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Living Terrors: What America Needs to Know to Survive the Coming…
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Amazon.com Amazon.com Review (ISBN 0385334818, Paperback)"We are ... at the brink of a new age: what some experts call catastrophic terrorism," write Michael T. Osterholm (an epidemiologist) and John Schwartz (a Washington Post science reporter) at the start of this slim volume. What's more, "the United States is not doing enough to prepare." Smallpox, anthrax, bubonic plague--a smart terrorist could use any of these deadly diseases to wreak havoc on thousands or even millions of Americans. Yet there aren't enough antibiotics and vaccines in stockpile, public-health facilities can't handle a "surge," and most law enforcement agencies have no idea how to cope with a crisis. "I do not believe it is a question of whether a lone terrorist or terrorist group will use infectious disease agents to kill unsuspecting citizens; I'm convinced it's really just a question of when and where," writes Osterholm in the introduction.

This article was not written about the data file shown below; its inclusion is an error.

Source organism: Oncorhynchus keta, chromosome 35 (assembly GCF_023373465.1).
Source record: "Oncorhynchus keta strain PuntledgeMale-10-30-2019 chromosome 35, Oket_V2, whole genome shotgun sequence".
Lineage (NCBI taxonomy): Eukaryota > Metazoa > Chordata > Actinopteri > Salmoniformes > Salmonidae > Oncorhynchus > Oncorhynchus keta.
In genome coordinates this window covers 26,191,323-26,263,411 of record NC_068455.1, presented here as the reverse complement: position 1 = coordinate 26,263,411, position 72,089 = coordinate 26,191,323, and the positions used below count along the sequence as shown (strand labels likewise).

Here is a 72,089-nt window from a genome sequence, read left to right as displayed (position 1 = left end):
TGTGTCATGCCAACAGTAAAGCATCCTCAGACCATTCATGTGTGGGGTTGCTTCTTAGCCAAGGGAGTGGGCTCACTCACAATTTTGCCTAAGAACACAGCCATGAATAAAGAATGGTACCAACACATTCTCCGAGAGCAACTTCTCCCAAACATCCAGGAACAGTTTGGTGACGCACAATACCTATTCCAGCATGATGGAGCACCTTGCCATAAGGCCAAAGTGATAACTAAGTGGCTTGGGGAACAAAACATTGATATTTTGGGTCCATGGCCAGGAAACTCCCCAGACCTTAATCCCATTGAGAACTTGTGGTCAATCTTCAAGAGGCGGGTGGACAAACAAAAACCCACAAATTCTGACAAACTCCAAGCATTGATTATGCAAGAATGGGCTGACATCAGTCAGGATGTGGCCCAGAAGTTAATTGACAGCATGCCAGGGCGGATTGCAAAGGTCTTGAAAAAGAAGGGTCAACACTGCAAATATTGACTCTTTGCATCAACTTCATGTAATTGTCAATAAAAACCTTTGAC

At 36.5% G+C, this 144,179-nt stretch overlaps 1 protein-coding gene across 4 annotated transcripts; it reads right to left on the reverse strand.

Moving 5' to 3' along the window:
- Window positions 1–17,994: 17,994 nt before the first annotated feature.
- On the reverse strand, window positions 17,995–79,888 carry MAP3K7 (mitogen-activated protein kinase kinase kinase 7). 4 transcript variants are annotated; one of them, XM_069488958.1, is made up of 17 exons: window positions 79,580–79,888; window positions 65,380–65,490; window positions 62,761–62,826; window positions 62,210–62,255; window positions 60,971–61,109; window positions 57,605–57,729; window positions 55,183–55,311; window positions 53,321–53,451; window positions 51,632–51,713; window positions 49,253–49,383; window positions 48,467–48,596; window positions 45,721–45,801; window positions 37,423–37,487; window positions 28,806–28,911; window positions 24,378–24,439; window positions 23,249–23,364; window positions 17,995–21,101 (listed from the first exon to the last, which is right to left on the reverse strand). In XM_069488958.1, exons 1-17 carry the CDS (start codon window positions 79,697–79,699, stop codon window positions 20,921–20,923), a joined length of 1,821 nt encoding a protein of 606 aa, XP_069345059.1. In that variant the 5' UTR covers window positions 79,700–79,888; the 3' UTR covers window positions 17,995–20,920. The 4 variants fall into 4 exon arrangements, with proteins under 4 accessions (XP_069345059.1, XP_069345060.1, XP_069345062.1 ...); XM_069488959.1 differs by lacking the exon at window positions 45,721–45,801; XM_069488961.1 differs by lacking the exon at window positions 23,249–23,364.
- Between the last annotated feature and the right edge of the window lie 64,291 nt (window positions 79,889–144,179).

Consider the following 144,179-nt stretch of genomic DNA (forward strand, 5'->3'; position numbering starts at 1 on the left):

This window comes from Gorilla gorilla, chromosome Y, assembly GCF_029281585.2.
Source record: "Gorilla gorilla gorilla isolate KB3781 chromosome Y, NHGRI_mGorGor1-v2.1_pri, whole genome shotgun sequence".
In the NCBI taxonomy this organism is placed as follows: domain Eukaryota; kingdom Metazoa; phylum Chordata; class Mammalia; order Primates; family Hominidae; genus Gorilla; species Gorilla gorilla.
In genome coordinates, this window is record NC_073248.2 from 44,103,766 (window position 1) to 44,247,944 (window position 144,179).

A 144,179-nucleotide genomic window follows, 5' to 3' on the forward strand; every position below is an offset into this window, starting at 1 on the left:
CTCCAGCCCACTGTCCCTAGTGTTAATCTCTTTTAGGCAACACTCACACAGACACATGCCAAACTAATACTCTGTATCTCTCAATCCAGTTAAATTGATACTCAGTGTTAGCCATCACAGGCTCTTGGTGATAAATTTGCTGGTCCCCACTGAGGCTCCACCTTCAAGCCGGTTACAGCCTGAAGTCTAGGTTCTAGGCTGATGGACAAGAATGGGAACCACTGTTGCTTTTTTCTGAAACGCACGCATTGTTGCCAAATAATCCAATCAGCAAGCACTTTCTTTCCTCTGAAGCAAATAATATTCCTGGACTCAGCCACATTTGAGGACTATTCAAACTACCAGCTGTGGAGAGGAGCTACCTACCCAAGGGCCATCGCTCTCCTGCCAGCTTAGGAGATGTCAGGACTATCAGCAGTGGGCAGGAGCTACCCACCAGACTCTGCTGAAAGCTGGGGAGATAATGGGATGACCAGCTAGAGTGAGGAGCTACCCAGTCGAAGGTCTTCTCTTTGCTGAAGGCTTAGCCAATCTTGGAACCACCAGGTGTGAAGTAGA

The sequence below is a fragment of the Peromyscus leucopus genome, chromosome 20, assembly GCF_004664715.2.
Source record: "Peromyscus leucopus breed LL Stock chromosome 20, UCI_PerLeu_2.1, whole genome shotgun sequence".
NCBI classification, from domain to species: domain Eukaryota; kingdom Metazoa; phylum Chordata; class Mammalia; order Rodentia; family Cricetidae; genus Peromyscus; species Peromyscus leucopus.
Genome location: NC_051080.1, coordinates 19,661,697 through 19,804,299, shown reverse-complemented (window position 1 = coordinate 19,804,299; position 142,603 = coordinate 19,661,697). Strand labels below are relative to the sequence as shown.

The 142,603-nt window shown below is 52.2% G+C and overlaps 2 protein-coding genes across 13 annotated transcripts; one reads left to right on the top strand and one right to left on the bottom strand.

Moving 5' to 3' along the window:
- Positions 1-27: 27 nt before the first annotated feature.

Books about disease and bioterrorism have become a subgenre in recent years, following the popular success of Richard Preston's The Hot Zone and Ken Alibek's Biohazard. Living Terrors probably provides the best quick-and-dirty guide to the problem for lay readers, with its harrowing descriptions of why certain diseases are so fatal and its clear assessment of America's disturbing vulnerabilities. Each chapter begins with a fictionalized account of how an attack might occur. In one, Osterholm and Schwartz write of a disgruntled scientist who loads anthrax into a crop-duster and flies over a crowded stadium. The authors believe this kind of sensationalism is completely warranted, given the nature of the threat and federal government's lackadaisical response to it. The point, they say, is "to warn you that the threat of biological terrorism is real without frightening you out of your wits. Instead, we hope to frighten you into your wits." --John J. Miller
(retrieved from Amazon Mon, 30 Sep 2013 13:29:02 -0400)
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